Our story starts in about 1780 when a young man named Joseph Hall left his home in the West Riding of Yorkshire and with his wife, came down to London. Joseph's family were Quakers and had lived for generations near Settle as weavers and clothiers. On arriving in London he set up in trade and from his home in New Inn Yard, Shoreditch, ran a weaving business in nearby Spittalfields.

We know very little about Joseph except that he and his wife had a twin son and daughter born in 1783 and a son that they called James who was born a year later. Our story of the King-Hall family begins with the second son, James Hall. For note on family surname see [PAGE1011].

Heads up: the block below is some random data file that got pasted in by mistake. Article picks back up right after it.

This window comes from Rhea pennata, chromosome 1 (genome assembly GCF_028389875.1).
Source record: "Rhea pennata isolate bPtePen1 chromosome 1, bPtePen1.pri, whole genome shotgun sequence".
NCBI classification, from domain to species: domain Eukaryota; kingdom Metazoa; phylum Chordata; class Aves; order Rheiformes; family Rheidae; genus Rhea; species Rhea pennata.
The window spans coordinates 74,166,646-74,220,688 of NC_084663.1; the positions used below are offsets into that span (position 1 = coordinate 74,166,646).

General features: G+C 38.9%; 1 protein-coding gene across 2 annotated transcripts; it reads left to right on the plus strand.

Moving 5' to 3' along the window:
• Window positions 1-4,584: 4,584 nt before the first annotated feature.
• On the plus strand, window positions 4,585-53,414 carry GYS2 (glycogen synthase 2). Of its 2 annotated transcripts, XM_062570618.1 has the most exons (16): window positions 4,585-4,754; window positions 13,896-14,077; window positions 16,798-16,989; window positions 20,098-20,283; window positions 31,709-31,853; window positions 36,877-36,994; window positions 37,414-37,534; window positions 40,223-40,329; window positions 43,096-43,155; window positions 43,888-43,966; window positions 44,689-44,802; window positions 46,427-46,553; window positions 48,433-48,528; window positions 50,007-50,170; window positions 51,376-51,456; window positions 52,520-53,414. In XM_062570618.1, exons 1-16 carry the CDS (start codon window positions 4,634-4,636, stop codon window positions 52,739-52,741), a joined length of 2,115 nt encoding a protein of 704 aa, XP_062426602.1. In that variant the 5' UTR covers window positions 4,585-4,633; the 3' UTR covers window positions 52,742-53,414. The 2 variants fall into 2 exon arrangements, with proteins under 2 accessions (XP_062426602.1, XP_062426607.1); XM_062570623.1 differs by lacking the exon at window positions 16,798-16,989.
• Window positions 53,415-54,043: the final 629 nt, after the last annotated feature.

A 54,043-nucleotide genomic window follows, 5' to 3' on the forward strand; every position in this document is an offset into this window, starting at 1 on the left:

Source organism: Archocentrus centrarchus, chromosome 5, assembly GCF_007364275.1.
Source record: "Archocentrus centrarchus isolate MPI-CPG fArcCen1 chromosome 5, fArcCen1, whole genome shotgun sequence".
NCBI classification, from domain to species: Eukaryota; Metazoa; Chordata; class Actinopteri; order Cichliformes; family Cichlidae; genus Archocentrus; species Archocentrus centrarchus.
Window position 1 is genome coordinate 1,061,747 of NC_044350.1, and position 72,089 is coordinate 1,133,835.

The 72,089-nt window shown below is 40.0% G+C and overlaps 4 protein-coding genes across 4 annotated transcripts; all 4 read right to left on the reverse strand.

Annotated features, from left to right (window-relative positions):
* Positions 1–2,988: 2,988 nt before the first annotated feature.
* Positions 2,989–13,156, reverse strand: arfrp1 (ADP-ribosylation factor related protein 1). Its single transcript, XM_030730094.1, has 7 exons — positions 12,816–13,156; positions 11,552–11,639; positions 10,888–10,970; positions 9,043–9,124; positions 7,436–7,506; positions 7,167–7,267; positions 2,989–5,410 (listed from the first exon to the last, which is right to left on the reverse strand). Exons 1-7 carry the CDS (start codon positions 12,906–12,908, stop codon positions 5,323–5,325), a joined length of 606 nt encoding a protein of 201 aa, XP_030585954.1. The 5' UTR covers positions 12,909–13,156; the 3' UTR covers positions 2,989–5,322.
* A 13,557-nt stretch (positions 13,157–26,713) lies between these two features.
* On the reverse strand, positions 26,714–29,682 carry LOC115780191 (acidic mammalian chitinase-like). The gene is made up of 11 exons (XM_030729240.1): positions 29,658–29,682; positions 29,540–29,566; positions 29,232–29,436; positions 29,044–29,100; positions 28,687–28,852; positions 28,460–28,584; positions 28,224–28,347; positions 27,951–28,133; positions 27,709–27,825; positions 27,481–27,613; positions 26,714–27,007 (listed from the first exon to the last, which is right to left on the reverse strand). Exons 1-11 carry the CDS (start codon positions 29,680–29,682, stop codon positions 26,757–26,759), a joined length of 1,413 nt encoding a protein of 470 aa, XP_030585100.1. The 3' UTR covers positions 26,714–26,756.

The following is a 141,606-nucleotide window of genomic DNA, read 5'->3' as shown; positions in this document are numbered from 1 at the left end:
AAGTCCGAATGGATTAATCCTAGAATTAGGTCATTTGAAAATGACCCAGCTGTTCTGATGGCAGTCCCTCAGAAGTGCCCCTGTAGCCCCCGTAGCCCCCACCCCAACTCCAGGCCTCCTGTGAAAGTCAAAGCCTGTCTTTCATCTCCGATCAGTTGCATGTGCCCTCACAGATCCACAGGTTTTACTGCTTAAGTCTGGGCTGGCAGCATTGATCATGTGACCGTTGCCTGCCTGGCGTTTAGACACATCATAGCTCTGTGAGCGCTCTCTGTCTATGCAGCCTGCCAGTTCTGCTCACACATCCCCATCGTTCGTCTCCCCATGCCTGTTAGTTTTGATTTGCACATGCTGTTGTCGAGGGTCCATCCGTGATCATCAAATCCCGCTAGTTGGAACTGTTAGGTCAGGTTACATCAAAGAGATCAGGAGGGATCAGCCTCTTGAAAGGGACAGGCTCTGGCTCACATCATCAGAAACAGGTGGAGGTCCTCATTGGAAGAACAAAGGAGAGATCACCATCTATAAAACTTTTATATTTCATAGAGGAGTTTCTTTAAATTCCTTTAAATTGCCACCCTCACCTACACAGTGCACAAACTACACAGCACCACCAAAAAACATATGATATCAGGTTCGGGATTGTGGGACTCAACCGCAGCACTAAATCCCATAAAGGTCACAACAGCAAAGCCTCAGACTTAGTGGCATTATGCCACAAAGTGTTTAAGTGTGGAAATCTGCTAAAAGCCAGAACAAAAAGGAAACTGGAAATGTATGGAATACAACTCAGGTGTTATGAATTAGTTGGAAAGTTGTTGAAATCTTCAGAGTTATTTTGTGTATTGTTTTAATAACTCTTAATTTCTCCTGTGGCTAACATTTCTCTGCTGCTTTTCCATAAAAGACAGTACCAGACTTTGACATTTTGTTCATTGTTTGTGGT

Unlike the sons of most weavers James did not follow his father into the same trade. Instead of being set to work as a child apprentice at an early age, he received a basic education at a Quaker school. At the age of ten, under circumstances that are not known, he attracted the attention of a physician, called Daniel Williams, who took a liking to him and gave him his chance in life by starting him in the medical profession. His benefactor made himself responsible for the expenses of James's training at Saint Thomas's Hospital.

In the early 1800s James made two important decisions which vitally influence our story. Having finished his training he went to sea, and at the age of 21 he started to keep a diary. By going to sea and subsequently becoming a Naval Surgeon, he set a pattern for the next four generations of his family which did not finally end its connection with the Royal Navy until 1995 [PAGE1012].